Noah is a townie of Cliff Harbor, Maine, and likely to be a permanent resident of his parents’ home if he can’t find a real job. He’s got an associate’s degree in auto repair and mechanics, yet his community is more of a tourist destination and the prospects for employment are slim. While driving home from yet another failed interview, Noah stops to aid a wealthy stranded motorist. Lloyd Peterson is inclined to give Noah a job and a new home at his mansion Cliff House, if he’ll serve as driver and chaperone of Lloyd’s adult son, Tristan—who will not drive anymore.
Tristan Peterson has had a serious trauma; a year ago his car accident killed his lover, Martin, and he’s haunted by guilt. As Noah soon discovers, Tristan is also haunted by Martin’s spirit. Strange things are happening at Cliff House, and between fires and car incidents, Noah seems to be the target of some serious danger.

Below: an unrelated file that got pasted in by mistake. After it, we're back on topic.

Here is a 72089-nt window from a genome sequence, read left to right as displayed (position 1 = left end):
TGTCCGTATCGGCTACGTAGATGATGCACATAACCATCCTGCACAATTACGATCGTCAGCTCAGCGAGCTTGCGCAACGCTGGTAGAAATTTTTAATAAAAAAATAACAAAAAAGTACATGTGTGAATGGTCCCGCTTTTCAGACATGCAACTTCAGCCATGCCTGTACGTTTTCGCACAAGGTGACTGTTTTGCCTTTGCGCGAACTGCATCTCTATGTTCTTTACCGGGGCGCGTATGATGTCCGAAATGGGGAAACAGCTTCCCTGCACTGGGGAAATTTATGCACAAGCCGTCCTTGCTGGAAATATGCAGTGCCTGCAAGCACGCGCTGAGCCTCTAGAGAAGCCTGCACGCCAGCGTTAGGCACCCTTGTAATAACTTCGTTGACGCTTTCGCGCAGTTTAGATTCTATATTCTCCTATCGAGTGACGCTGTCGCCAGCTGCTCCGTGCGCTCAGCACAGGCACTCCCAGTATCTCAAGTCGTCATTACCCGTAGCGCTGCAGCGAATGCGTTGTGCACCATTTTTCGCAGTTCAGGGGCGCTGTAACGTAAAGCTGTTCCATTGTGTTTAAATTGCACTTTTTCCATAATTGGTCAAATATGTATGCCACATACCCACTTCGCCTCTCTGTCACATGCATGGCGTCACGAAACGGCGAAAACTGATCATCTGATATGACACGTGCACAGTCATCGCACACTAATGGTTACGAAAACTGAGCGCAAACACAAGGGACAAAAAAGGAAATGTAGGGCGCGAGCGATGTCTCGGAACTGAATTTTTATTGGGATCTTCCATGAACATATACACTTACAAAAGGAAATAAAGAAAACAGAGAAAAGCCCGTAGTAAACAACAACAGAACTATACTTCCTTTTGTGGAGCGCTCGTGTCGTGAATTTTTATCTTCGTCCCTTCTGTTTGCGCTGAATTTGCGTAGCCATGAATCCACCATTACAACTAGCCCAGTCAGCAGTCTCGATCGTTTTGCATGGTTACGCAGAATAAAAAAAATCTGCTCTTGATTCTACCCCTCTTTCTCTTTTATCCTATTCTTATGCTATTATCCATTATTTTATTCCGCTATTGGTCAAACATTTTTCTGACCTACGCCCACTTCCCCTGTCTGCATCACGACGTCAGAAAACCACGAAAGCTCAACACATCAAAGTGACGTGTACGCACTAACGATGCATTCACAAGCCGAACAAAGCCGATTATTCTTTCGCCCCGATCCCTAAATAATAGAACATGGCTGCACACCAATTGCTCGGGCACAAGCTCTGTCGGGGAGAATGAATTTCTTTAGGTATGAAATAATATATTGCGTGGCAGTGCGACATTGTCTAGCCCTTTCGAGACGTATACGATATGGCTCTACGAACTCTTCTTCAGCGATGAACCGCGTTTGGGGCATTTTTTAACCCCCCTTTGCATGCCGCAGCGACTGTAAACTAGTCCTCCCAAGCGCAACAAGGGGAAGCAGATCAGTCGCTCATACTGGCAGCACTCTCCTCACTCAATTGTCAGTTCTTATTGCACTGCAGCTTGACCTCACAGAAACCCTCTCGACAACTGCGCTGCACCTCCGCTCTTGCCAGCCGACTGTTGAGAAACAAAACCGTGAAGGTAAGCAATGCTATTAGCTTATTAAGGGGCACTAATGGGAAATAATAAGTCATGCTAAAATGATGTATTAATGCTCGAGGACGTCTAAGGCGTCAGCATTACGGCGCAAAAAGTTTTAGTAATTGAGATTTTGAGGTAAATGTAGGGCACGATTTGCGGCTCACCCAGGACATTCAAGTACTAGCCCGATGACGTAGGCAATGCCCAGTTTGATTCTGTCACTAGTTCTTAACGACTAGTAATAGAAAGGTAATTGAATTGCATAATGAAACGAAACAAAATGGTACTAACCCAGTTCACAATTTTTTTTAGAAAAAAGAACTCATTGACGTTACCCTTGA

This was a good “haunting” read. I liked Noah a lot, and even Tristan was a good character. We have lots of people involved in Tristan’s care, including a shady psychiatrist and twin childhood friends who are both enamored with Tristan. Noah keeps an even keel throughout and does solve the mystery of the departed Martin’s hauntings.
I was pretty tight on Noah’s tail, suspecting more than an apparition. This part of the book was really well-told with proper misdirection and convincing red herrings. What was less digestible was the rapidity with which Tristan and Noah became lovers. Surprisingly, this contemporary book has this almost-gothic sensibility, and at times I felt touchstones to Rebecca by Daphne Du Maurier. Still, I could have done with a bit more time between Noah moving in to Cliff House and the physical relationship that developed between him and Tristan. I guess I wanted to be sure that there was a real relationship developing and not a reactionary tryst based on Tristan’s rebelliousness. That was my biggest complaint, and the rest was an interesting read. The mystery unravels at a good pace and with progressive clues. Expect scheming, double-crossing, and a bit of sexytimes.
A review copy of this book was provided by Dreamspinner Press.